Julia: Yeah, that’s the ground we stand on as a band. Between the three of us, we listen to almost every genre imaginable. And we are music nerds, and we like digging for music, and we like weird music.
Clara: We are also able to influence each other. When we’re together, one will want to go to this jazz gig, and someone else will suggest a club gig, everything imaginable is mentioned. We’re good at contributing to each other’s tastes.
Julia: Of course, that makes it hard when you’re supposed to create a sound of your own, we have often been scattered in our style. But we are trying to boil it down to three or four styles that sound super different, but that we can work around.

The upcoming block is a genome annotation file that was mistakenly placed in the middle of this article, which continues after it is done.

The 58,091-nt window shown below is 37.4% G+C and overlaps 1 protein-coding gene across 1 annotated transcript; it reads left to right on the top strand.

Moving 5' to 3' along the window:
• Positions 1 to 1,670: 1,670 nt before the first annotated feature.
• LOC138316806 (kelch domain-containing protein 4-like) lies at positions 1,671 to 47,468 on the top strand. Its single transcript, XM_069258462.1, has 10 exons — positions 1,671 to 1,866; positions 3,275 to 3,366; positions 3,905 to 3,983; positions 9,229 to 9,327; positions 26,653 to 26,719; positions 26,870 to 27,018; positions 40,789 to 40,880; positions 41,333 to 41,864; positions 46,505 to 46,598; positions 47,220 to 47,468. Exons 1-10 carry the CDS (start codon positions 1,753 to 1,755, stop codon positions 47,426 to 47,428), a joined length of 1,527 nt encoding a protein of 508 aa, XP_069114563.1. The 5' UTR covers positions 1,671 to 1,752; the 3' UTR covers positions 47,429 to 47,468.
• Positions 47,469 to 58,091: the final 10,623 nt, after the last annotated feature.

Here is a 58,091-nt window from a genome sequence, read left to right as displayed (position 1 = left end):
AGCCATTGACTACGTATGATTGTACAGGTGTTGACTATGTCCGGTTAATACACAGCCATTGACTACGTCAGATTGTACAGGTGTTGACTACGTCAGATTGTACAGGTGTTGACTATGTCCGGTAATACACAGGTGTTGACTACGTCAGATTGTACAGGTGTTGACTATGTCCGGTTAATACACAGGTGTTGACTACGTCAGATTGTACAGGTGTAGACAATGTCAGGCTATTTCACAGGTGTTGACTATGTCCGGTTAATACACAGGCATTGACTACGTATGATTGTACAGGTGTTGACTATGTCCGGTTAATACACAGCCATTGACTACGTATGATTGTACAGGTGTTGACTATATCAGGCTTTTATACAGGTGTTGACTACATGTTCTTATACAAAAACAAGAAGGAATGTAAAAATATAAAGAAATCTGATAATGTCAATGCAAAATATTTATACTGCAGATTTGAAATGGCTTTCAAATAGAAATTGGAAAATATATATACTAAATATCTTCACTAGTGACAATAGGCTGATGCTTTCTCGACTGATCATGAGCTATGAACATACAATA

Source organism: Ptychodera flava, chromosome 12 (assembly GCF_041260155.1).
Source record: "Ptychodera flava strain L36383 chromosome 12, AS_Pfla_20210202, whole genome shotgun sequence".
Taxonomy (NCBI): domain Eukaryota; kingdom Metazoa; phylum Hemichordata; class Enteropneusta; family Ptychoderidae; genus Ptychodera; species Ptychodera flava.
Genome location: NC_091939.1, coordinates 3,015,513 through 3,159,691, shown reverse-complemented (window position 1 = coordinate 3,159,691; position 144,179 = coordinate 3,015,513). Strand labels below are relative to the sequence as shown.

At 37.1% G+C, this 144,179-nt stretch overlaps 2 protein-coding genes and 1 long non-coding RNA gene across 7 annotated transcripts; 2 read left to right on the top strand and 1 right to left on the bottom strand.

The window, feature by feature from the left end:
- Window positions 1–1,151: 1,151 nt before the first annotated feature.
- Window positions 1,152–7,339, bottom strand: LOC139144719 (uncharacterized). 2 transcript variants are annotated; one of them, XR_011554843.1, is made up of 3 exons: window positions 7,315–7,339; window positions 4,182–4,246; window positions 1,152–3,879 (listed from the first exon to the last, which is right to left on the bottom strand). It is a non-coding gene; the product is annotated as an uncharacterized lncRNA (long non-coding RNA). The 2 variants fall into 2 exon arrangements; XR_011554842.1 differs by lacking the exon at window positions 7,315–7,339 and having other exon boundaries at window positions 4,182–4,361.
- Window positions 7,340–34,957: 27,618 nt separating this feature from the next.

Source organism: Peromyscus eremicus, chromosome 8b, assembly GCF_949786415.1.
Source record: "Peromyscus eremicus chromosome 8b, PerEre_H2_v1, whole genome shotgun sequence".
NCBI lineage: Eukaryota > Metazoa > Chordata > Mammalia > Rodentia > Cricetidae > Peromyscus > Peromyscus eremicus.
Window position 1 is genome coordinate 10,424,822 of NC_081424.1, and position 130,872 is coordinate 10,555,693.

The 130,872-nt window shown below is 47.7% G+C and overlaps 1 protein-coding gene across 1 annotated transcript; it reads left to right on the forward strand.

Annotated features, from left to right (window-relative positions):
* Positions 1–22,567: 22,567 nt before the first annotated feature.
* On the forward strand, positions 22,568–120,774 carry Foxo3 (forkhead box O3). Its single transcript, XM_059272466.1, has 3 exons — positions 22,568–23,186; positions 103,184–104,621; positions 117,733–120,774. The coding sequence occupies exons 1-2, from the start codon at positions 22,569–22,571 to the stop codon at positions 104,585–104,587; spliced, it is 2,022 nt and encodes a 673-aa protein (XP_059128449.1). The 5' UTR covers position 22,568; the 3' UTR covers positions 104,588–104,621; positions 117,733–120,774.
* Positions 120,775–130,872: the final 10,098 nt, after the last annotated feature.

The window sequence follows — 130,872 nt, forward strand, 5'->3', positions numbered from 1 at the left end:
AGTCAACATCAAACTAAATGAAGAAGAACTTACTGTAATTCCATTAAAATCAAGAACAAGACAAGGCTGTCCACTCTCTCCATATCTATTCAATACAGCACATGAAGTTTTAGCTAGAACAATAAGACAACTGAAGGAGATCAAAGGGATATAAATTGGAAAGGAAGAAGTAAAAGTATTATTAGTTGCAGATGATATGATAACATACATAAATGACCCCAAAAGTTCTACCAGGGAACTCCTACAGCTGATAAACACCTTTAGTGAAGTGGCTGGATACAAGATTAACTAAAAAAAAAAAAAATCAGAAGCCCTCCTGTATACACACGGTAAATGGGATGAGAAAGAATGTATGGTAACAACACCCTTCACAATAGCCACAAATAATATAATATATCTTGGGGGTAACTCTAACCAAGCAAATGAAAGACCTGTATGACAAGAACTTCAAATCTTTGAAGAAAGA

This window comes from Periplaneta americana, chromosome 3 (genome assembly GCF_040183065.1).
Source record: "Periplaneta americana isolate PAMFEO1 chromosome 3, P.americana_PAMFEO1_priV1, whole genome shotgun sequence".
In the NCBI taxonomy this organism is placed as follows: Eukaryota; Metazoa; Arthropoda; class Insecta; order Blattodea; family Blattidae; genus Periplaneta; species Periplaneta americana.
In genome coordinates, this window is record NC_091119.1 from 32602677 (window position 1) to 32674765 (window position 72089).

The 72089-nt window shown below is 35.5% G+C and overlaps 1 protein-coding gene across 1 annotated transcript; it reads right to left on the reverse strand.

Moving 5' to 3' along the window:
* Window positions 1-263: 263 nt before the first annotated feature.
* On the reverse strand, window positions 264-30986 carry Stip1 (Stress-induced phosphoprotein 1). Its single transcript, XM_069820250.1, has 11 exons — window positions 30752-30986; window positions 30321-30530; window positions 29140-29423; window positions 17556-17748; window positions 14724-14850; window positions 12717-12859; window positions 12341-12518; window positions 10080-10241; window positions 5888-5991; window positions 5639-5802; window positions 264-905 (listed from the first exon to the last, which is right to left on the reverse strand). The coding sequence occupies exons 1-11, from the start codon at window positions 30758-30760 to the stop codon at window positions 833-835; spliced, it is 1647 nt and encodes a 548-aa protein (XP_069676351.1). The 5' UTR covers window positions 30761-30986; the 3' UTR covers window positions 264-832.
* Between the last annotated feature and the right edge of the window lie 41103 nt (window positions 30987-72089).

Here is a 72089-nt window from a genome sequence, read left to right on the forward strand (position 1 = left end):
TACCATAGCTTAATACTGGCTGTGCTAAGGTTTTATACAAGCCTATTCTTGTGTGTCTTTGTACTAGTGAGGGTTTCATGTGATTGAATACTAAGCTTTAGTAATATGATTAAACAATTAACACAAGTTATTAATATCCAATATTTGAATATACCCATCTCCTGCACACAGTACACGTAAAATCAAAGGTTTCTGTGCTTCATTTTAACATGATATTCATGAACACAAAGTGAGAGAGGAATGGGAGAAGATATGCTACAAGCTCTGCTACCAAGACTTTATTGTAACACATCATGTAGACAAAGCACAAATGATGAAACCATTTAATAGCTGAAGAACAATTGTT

Clara: Usually, we create love children, so we’ll say ‘this is Prince and King Krule, meeting up one at Saturday at a club”. So we create a scenario for the sound. We don’t get stuck in any sound, and it creates a pool of sounds we can use.
Amanda: And it doesn’t even have to be music, In Flames is John Cooper Clarke in a bar, taking the piss out of everyone. We paint a scene, and imagine what would happen.
You mention a nod to ‘It’s my party and I’ll cry if I want to’ on Dry Kisses, That’s a lyrical nod.
Julia: We have Easter eggs in all our songs.
Clara: And if you ask about line in any song, there will be an explanation. Nothing is filling in a gap.
Saxophones And Danger Zones is out now on Sony Sweden.
Photo: by Austin Maloney, taken at Garlic & Shots, Folkungagatan 84